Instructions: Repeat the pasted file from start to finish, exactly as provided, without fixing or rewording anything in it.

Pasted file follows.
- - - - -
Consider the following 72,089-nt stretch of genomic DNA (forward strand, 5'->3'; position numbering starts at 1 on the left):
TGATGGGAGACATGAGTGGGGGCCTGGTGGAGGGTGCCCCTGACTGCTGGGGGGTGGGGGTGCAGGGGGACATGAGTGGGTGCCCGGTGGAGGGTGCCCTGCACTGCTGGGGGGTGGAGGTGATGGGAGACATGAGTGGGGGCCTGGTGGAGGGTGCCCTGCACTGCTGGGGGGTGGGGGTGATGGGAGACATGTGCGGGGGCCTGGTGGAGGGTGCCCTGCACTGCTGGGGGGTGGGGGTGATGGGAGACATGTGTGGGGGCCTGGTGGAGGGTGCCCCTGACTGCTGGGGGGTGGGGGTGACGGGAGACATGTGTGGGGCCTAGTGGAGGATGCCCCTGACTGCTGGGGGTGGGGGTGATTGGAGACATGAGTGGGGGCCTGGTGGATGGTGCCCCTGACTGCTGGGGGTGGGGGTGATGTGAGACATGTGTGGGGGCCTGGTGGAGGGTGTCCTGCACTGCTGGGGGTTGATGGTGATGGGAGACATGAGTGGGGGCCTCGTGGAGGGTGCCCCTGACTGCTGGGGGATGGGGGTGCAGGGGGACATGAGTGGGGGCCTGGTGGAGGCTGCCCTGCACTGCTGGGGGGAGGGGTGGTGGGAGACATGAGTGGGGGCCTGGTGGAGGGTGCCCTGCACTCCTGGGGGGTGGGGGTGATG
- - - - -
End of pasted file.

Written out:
Consider the following 72,089-nt stretch of genomic DNA (forward strand, 5'->3'; position numbering starts at 1 on the left):
TGATGGGAGACATGAGTGGGGGCCTGGTGGAGGGTGCCCCTGACTGCTGGGGGGTGGGGGTGCAGGGGGACATGAGTGGGTGCCCGGTGGAGGGTGCCCTGCACTGCTGGGGGGTGGAGGTGATGGGAGACATGAGTGGGGGCCTGGTGGAGGGTGCCCTGCACTGCTGGGGGGTGGGGGTGATGGGAGACATGTGCGGGGGCCTGGTGGAGGGTGCCCTGCACTGCTGGGGGGTGGGGGTGATGGGAGACATGTGTGGGGGCCTGGTGGAGGGTGCCCCTGACTGCTGGGGGGTGGGGGTGACGGGAGACATGTGTGGGGCCTAGTGGAGGATGCCCCTGACTGCTGGGGGTGGGGGTGATTGGAGACATGAGTGGGGGCCTGGTGGATGGTGCCCCTGACTGCTGGGGGTGGGGGTGATGTGAGACATGTGTGGGGGCCTGGTGGAGGGTGTCCTGCACTGCTGGGGGTTGATGGTGATGGGAGACATGAGTGGGGGCCTCGTGGAGGGTGCCCCTGACTGCTGGGGGATGGGGGTGCAGGGGGACATGAGTGGGGGCCTGGTGGAGGCTGCCCTGCACTGCTGGGGGGAGGGGTGGTGGGAGACATGAGTGGGGGCCTGGTGGAGGGTGCCCTGCACTCCTGGGGGGTGGGGGTGATG